As the Colorado rainwaters recede, we remember that Kentuckians are no strangers to floods. One of the worst occurred early in 1937, when record rainfall swelled the Ohio River from Pennsylvania to Illinois. Louisville, Kentucky, where the river eventually crested at 57 feet above flood stage, was one of many communities to suffer severe damage.
In the face of the growing disaster, Mary Taylor Leiper (1885-1973), a librarian at WKU, left Bowling Green with a motorcade of about 200 other cars to help evacuate Louisville residents made homeless by the flood. In a letter to President Henry Hardin Cherry’s wife Bess, she vividly described what she encountered. Arriving in Louisville, she was directed to a spot at the water’s edge where rescue workers pulled up in a boat and deposited in her car an 84-year-old man and his nurse. Clutching his little Boston bulldog, the man was grateful for having survived three days in a house surrounded by water–and, Leiper’s nose told her, more than a week without a bath.
Leiper witnessed the grim conditions in the refugee centers: no heat or light, little water, and “shanties” set up in the middle of the street and connected to sewer lines to serve as toilets. Finally, she set out for Bowling Green carrying “four lovely people,” a couple and their grown son and daughter. At the end of the four-hour drive, Leiper took them to a church for food and coffee, then to the Armory for beds, the gymnasium at WKU having already been filled to capacity.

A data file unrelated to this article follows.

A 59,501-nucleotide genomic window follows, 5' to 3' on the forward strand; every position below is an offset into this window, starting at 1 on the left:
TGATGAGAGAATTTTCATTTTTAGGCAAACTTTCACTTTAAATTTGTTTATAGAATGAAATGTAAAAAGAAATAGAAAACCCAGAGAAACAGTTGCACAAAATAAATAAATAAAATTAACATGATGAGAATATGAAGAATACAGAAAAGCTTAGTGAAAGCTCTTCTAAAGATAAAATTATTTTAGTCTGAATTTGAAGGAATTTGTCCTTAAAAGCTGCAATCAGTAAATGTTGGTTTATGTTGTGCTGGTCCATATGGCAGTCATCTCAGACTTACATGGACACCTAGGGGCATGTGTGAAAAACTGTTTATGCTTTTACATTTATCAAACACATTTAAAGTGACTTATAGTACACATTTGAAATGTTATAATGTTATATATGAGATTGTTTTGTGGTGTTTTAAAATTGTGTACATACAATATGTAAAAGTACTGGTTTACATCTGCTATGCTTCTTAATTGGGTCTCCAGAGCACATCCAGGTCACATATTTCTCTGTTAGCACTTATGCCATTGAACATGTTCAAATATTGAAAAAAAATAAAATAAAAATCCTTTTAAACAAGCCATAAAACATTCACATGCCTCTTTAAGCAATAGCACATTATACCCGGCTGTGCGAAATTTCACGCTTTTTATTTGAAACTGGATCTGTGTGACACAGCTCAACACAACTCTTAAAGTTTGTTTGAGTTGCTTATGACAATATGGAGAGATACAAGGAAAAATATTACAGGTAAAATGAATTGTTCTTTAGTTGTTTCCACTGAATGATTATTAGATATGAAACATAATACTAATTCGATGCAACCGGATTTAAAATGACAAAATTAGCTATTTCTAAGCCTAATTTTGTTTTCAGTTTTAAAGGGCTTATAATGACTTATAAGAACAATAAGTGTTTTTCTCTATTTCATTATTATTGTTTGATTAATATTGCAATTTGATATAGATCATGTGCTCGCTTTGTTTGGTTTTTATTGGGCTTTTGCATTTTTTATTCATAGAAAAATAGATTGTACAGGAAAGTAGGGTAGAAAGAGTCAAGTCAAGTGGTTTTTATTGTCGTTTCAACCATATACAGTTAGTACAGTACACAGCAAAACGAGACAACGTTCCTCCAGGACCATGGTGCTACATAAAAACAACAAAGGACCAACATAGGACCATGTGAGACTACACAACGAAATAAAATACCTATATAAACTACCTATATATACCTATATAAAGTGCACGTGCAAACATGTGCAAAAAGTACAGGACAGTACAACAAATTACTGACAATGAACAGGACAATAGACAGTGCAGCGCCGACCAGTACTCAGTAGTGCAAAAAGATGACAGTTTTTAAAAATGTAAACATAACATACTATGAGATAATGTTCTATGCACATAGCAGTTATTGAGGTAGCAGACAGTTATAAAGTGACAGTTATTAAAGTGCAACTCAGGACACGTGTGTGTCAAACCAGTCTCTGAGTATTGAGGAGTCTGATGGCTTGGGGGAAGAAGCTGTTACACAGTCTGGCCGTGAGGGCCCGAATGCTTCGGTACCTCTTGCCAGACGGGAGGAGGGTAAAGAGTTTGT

As she was leaving, Leiper described running into four other refugees, “old maid sisters” who, despite the circumstances, proved to be “the most attractive and interesting people” she had met in a long time. She put them up in her own house for the next two days, where the women related harrowing stories of moving from place to place as the flood waters rose. But they also made their hostess laugh as they told of watching two soldiers struggle to lift a 325-lb. woman into a truck, and of agreeing that if “Christ was not too good to be born in a manger,” then surely they could accept transportation in a railroad boxcar. “I can never tell of the joy that we all got during the time these women were with me,” Leiper wrote, marveling at their courage and sense of humor.
Along with many other citizens of Bowling Green, Leiper spent days serving food, obtaining clothes (the four sisters helped alter some of her late husband’s suits to fit the two men she had taken to the Armory), and arranging for hot baths. But her experiences with Louisville’s flood victims taught her that “there is a funny side to it all as well as a tragic one.”
Mary Leiper’s letter is available in the Manuscripts & Folklife Archives section of WKU’s Special Collections Library. Click here to access a finding aid. For more on the Ohio River flood of 1937 and other Kentucky floods, search TopSCHOLAR and KenCat.